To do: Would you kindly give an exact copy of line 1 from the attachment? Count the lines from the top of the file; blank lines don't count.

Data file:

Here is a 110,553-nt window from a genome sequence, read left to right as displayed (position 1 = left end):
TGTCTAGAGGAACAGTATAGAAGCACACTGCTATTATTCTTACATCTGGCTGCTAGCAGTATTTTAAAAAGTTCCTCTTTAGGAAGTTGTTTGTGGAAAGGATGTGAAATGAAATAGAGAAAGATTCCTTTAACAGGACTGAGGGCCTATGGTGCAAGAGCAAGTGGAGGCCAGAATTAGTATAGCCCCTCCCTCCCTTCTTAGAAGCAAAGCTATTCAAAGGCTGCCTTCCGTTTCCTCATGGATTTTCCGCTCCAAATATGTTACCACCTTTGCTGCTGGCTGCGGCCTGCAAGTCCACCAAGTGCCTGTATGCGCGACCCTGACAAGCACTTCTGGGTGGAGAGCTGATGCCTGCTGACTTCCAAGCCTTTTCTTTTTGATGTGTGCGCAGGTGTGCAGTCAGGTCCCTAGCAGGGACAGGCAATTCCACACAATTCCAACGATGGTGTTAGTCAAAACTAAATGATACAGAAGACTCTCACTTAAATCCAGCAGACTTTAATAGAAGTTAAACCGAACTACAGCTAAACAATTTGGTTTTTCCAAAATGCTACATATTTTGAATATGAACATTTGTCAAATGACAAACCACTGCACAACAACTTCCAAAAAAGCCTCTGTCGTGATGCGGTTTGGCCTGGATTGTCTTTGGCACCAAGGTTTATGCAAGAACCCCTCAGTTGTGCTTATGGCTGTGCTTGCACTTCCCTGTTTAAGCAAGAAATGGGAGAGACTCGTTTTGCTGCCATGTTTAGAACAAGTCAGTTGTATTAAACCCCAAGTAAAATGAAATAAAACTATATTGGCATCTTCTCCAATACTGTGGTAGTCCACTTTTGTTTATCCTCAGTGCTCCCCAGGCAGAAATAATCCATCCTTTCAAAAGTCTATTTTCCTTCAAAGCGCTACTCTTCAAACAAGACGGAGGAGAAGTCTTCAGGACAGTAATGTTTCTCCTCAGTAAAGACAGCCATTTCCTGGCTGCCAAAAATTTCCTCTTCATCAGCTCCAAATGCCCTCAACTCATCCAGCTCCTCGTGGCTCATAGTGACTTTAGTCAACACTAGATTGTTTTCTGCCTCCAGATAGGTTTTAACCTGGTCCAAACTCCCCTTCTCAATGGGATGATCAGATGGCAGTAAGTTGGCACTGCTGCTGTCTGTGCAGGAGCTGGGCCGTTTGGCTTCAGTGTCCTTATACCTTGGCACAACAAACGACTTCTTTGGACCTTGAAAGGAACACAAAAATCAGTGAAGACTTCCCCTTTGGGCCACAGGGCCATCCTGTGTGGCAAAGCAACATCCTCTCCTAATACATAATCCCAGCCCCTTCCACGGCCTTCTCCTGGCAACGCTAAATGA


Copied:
Here is a 110,553-nt window from a genome sequence, read left to right as displayed (position 1 = left end):